These strut implants will be used with a Synthes Thoracolumbar Spine Locking Plate.  Following an appropriate postoperative period, the animals will be sacrificed and their lumbar spines harvested.  This will allow for radiological, biomechanical, and histological assessment.  Radiological assessment is that which is traditionally used to evaluate fusion in humans.  Biomechanical testing parameters will include subjecting the segment to flexion/extension, lateral bending, and axial rotation.  Load versus deformation data will allow for the determination of torsional, axial, and flexural stiffnesses.  Another consideration will be the use of strain gauges attached to the surfaces of the implants to provide direct measurement of axial and flexural strains.  Stiffness and/or strain data can then be compared across the fused vertebral constructs to determine if one is superior to the others.  Through histological assessment we may characterize the extent of trabecular or mature bone growth, especially at the implant-bone interface.  These studies should provide valuable insight for the design and development of the next generation of implants for spinal stabilization.




SMRT and N-CoR corepressors are regulated by distinct kinase signaling pathways

PSTP Student:  Brian Jonas
Mentor:  Dr. Martin Privalsky

Nuclear Hormone Receptor (N-CoR) and Silencing Mediator of Retinoic Acid and Thyroid Hormone Receptors (SMRT) are corepressor paralogs that partner with, and mediate transcriptional repression by a wide variety of metazoan transcription factors, including nuclear hormone receptors.  Although encoded by distinct genetic loci, N-CoR and SMRT share substantial sequence interrelatedness, form analogous assemblies with histone deacetylases and auxiliary factors, can interact with overlapping sets of transcription factor partners, and exert overlapping functions in cells.  SMRT is subject to negative regulation by MAP kinase signaling pathways operating downstream of growth factor and stress-signaling pathways.  We report here that whereas activation of MEKK1 leads to phosphorylation of SMRT, its dissociation from its transcription factor partners in vivo and in vitro, and its redistribution from the cell nucleus to a cytoplasmic compartment, N-CoR is refractory to all these forms of regulation.  In contrast to this MAP kinase cascade, other signal transduction pathways operating downstream of growth factor/cytokine receptors appear able to affect both corepressor paralogs.  Our results indicate that SMRT and N-CoR are embedded in distinct regulatory networks, and that two corepressors interpret growth factor, cytokine, differentiation, and pro-survival signals differently.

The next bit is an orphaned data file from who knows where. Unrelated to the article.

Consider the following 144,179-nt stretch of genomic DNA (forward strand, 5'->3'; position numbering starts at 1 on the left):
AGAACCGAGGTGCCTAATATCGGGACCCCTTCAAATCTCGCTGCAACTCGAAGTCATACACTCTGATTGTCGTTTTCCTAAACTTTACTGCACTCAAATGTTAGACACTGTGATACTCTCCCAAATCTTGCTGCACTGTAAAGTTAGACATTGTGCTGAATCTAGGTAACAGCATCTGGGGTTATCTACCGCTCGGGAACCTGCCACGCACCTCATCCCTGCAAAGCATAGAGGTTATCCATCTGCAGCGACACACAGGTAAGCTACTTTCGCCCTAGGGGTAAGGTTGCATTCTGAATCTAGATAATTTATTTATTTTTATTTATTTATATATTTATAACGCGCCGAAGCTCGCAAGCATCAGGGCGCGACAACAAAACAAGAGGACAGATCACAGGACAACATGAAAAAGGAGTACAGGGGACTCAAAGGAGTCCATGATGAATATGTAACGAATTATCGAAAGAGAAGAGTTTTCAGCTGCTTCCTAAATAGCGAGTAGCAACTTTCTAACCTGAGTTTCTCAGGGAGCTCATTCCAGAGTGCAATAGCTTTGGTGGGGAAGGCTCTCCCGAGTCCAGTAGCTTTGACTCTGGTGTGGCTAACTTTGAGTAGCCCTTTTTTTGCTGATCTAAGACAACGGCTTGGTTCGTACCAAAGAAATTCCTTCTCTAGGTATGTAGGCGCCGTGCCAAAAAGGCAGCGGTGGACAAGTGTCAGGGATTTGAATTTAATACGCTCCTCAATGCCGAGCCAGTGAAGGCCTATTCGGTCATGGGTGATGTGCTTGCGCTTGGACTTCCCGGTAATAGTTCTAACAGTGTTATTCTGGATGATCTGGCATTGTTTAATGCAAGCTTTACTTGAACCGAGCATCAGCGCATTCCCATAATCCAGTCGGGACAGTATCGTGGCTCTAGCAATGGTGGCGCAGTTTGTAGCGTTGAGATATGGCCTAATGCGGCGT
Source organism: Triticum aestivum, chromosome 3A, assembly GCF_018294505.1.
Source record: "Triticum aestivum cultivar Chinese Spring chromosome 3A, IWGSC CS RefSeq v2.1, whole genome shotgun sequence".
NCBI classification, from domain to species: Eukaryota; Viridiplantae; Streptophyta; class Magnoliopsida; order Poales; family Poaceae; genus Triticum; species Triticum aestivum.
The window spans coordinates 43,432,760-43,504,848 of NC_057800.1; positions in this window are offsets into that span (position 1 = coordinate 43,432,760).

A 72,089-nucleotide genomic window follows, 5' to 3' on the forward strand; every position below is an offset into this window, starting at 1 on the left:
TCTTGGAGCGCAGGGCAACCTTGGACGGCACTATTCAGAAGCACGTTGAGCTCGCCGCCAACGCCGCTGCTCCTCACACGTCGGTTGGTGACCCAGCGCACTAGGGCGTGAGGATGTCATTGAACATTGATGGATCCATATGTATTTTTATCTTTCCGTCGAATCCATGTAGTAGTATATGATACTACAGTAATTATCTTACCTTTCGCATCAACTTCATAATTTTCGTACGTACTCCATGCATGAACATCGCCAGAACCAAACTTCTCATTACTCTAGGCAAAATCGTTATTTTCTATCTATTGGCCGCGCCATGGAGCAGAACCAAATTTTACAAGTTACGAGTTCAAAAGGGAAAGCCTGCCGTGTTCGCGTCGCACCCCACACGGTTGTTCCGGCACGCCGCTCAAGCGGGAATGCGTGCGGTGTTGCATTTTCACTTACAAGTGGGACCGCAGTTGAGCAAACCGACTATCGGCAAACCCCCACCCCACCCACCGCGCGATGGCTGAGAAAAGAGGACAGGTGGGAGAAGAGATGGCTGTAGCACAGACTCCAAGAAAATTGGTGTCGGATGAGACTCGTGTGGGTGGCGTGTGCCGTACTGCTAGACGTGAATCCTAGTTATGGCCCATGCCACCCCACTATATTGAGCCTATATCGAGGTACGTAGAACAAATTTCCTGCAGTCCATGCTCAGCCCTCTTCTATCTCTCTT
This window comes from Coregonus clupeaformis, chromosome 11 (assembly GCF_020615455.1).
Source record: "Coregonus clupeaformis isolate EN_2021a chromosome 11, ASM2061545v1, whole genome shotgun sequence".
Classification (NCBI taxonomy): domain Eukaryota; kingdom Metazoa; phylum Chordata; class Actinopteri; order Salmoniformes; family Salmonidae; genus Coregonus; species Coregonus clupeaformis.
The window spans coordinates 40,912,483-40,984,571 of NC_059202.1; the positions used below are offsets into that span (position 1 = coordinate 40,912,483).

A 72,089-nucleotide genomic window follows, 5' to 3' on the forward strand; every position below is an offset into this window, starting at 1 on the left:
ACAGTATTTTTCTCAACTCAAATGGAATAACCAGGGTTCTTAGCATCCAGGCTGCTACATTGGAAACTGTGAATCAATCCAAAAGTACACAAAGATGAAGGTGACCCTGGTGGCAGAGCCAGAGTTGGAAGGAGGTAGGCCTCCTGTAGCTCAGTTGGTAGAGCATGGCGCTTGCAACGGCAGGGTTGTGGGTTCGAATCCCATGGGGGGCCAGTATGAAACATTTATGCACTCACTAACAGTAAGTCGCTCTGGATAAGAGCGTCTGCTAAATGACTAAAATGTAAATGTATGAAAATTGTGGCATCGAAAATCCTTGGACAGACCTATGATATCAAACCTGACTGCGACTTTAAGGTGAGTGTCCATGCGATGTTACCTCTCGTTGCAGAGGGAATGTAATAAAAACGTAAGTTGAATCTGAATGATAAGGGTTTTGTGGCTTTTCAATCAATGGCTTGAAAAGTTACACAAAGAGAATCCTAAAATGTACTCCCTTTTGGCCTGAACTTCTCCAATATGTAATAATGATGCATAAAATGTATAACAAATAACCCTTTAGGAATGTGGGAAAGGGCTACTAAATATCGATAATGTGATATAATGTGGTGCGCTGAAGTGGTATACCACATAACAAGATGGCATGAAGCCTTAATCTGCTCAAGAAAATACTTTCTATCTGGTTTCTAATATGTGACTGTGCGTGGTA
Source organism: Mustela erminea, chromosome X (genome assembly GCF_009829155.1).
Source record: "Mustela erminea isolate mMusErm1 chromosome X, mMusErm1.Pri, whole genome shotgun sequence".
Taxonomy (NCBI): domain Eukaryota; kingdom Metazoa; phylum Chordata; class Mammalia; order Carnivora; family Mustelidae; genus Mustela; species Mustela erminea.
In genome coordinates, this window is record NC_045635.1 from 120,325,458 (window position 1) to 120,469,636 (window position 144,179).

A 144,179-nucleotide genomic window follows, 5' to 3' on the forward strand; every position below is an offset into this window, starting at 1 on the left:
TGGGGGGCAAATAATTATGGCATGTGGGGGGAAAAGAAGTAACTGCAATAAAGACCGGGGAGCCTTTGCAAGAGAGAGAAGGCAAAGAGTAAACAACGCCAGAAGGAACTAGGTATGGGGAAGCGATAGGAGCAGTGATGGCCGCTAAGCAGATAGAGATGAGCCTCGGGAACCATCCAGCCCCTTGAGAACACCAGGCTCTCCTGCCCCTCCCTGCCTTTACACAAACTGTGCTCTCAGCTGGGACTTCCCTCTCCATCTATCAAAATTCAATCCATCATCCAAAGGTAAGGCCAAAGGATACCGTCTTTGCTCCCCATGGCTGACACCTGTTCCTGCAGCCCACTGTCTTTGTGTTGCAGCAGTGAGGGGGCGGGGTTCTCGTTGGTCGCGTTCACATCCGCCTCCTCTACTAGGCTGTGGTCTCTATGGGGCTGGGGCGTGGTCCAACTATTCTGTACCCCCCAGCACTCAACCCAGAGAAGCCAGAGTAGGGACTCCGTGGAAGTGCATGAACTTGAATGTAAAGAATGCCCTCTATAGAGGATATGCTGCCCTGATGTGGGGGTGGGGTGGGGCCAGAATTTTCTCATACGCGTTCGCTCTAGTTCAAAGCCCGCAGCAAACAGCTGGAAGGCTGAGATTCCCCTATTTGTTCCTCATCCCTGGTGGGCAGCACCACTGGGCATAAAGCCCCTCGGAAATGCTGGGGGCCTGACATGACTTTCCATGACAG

LONG LASTING ADAPTATION IMPROVES RESOLUTION OF ROD PHOTORECEPTORS

PSTP Student:  Claudia M. Krispel
Mentor:  Dr. Marie E. Burns

Rod photoreceptors adapt to light by speeding the incremental response kinetics and decreasing sensitivity, both of which help to extend the range of light intensities over which rods can respond.   We recently reported a form of adaptation that speeds response recovery for many tens of seconds after the adapting stimulus has been extinguished. The long-lasting nature of this adaptation is unusual since most other (i.e. “classical”) forms of light adaptation require the presence of steady light.  In this study, we aimed to determine the relationship between this long-lasting form of adaptation and classical adaptation, and to begin to examine how long-lasting adaptation alters rod function.